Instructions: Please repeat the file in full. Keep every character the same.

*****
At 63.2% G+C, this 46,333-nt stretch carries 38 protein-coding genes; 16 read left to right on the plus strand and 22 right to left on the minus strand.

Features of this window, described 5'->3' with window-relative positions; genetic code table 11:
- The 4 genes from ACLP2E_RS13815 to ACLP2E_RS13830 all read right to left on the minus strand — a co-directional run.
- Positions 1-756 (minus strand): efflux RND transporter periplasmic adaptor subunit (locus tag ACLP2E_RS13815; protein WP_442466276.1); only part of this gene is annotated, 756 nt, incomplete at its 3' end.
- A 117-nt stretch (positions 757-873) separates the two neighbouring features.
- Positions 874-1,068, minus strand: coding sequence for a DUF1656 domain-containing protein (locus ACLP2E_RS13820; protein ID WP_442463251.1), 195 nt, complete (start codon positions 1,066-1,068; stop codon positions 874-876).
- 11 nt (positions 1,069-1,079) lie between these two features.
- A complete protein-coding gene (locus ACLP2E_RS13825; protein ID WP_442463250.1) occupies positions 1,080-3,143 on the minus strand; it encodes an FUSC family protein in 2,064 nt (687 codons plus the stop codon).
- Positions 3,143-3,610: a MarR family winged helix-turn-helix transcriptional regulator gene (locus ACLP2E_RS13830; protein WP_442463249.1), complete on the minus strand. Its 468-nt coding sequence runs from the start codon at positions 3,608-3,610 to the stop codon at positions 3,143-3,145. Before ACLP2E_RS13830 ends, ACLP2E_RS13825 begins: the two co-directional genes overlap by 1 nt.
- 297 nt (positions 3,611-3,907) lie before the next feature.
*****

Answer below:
At 63.2% G+C, this 46,333-nt stretch carries 38 protein-coding genes; 16 read left to right on the plus strand and 22 right to left on the minus strand.

Features of this window, described 5'->3' with window-relative positions; genetic code table 11:
- The 4 genes from ACLP2E_RS13815 to ACLP2E_RS13830 all read right to left on the minus strand — a co-directional run.
- Positions 1-756 (minus strand): efflux RND transporter periplasmic adaptor subunit (locus tag ACLP2E_RS13815; protein WP_442466276.1); only part of this gene is annotated, 756 nt, incomplete at its 3' end.
- A 117-nt stretch (positions 757-873) separates the two neighbouring features.
- Positions 874-1,068, minus strand: coding sequence for a DUF1656 domain-containing protein (locus ACLP2E_RS13820; protein ID WP_442463251.1), 195 nt, complete (start codon positions 1,066-1,068; stop codon positions 874-876).
- 11 nt (positions 1,069-1,079) lie between these two features.
- A complete protein-coding gene (locus ACLP2E_RS13825; protein ID WP_442463250.1) occupies positions 1,080-3,143 on the minus strand; it encodes an FUSC family protein in 2,064 nt (687 codons plus the stop codon).
- Positions 3,143-3,610: a MarR family winged helix-turn-helix transcriptional regulator gene (locus ACLP2E_RS13830; protein WP_442463249.1), complete on the minus strand. Its 468-nt coding sequence runs from the start codon at positions 3,608-3,610 to the stop codon at positions 3,143-3,145. Before ACLP2E_RS13830 ends, ACLP2E_RS13825 begins: the two co-directional genes overlap by 1 nt.
- 297 nt (positions 3,611-3,907) lie before the next feature.